24 Mai 2016
May 23, 2016
An expert council on the Monju fast-breeder reactor program started debate last week on a draft report it will submit to the science and technology ministry.
The panel’s work is a response to the Nuclear Regulation Authority’s recommendation last year that the operator of the troubled experimental reactor in Tsuruga, Fukui Prefecture, should be replaced.
After a series of revelations about omitted safety inspections and other problems, the NRA in November urged science and technology minister Hiroshi Hase to find a new entity to replace the government-backed Japan Atomic Energy Agency as the reactor’s operator.
But the council’s draft report, released on May 20, doesn’t name a candidate for the mission. It only mentions a set of conditions the new operator should fulfill, which are nothing new and all part of conventional wisdom.
It says, for instance, the new operator should have “the ability to develop and implement operation and maintenance plans based on the characteristics of the reactor that is still in the experimental stage.” It also says the new operator should be able to respond appropriately to the interests and needs of society.
The draft report also points to the failure of a series of reforms that have been carried out to save the trouble-plagued program. It offers no reason to believe this time is different and the proposed replacement of the operator will bring about sufficient improvements in the management of the Monju.
The fast-breeder reactor requires as much as 20 billion yen ($182 million) in annual maintenance costs. In addition, there is not even an estimate of the certainly huge costs for necessary safety measures.
All these facts make a compelling case for decommissioning the reactor.
The biggest problem, as some members of the ministry panel have noted, is the lack of serious debate on the cost-effectiveness of the Monju program.
Who needs this program and how strong is the need? How much more money is the government ready to spend to develop and operate the reactor? These and other key questions about whether the program makes economic sense have been left unaddressed.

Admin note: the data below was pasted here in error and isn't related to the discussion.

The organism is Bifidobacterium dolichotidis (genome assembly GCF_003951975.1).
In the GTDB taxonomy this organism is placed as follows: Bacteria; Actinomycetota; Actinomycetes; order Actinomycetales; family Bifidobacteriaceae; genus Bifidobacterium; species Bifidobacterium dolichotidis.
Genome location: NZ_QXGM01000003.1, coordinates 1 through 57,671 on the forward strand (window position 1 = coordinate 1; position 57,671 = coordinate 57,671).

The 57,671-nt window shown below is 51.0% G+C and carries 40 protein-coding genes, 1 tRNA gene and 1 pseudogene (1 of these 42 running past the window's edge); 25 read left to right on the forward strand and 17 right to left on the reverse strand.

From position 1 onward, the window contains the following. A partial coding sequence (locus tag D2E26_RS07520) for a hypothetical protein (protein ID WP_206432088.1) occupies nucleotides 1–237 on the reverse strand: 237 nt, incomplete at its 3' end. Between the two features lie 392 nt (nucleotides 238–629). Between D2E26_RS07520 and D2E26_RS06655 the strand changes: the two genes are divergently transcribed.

The Monju is now in a precarious position even in the government’s nuclear energy policy.
The reactor was once touted as the core facility for the government’s plan to establish a nuclear fuel recycling system in which plutonium extracted from spent nuclear fuel is burned in a fast-breeder reactor.
For more than two decades since a sodium coolant leak accident in 1995, however, the Monju has remained mostly idle.
Over the period, the need for a nuclear fuel recycling system has kept diminishing. There are now few people in the private sector calling for the development of a fast-breeder reactor.
When it drew up a research plan using the Monju three years ago, the science and technology ministry had to focus on the topic of nuclear waste disposal rather than fast-breeder reactor technology itself.
Still, the government has refused to pull the plug on the Monju program because it is concerned about possible repercussions on its nuclear fuel recycling policy as a whole.
But this vision is now almost a fantasy. If the government admits this fact, however, the issue of how to dispose of the large amounts of spent nuclear fuel stored at nuclear power plants across the nation will no doubt come under the spotlight.
Continuing the Monju program simply to gloss over this grim reality would be too foolish.
A small experimental reactor is enough and more efficient for use in research in nuclear waste disposal, which is still in a rudimentary stage. The need for such research offers no rationale for keeping the Monju program alive.
--The Asahi Shimbun, May 22